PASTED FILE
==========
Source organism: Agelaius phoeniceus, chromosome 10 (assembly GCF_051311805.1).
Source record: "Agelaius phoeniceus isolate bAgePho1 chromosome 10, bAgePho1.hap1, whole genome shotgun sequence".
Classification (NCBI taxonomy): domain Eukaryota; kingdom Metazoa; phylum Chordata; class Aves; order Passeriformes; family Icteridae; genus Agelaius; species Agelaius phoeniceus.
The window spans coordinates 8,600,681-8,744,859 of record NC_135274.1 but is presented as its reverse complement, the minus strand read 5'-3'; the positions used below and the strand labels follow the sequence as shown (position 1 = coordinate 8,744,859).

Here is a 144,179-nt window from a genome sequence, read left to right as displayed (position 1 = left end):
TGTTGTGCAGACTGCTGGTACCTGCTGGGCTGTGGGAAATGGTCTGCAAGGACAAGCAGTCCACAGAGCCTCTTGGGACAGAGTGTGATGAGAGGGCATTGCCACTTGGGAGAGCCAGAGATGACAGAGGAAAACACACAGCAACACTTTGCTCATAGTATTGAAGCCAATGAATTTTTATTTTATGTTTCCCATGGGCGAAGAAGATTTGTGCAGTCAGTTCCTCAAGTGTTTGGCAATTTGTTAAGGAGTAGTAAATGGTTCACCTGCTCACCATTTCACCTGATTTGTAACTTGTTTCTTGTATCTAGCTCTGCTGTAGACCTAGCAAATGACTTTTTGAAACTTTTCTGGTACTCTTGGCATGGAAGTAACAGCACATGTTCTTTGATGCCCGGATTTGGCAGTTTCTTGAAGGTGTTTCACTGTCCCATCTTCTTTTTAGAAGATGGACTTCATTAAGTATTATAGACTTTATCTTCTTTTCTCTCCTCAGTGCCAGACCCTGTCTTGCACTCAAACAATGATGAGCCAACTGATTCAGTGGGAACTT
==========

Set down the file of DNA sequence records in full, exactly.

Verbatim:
Source organism: Agelaius phoeniceus, chromosome 10 (assembly GCF_051311805.1).
Source record: "Agelaius phoeniceus isolate bAgePho1 chromosome 10, bAgePho1.hap1, whole genome shotgun sequence".
Classification (NCBI taxonomy): domain Eukaryota; kingdom Metazoa; phylum Chordata; class Aves; order Passeriformes; family Icteridae; genus Agelaius; species Agelaius phoeniceus.
The window spans coordinates 8,600,681-8,744,859 of record NC_135274.1 but is presented as its reverse complement, the minus strand read 5'-3'; the positions used below and the strand labels follow the sequence as shown (position 1 = coordinate 8,744,859).

Here is a 144,179-nt window from a genome sequence, read left to right as displayed (position 1 = left end):
TGTTGTGCAGACTGCTGGTACCTGCTGGGCTGTGGGAAATGGTCTGCAAGGACAAGCAGTCCACAGAGCCTCTTGGGACAGAGTGTGATGAGAGGGCATTGCCACTTGGGAGAGCCAGAGATGACAGAGGAAAACACACAGCAACACTTTGCTCATAGTATTGAAGCCAATGAATTTTTATTTTATGTTTCCCATGGGCGAAGAAGATTTGTGCAGTCAGTTCCTCAAGTGTTTGGCAATTTGTTAAGGAGTAGTAAATGGTTCACCTGCTCACCATTTCACCTGATTTGTAACTTGTTTCTTGTATCTAGCTCTGCTGTAGACCTAGCAAATGACTTTTTGAAACTTTTCTGGTACTCTTGGCATGGAAGTAACAGCACATGTTCTTTGATGCCCGGATTTGGCAGTTTCTTGAAGGTGTTTCACTGTCCCATCTTCTTTTTAGAAGATGGACTTCATTAAGTATTATAGACTTTATCTTCTTTTCTCTCCTCAGTGCCAGACCCTGTCTTGCACTCAAACAATGATGAGCCAACTGATTCAGTGGGAACTT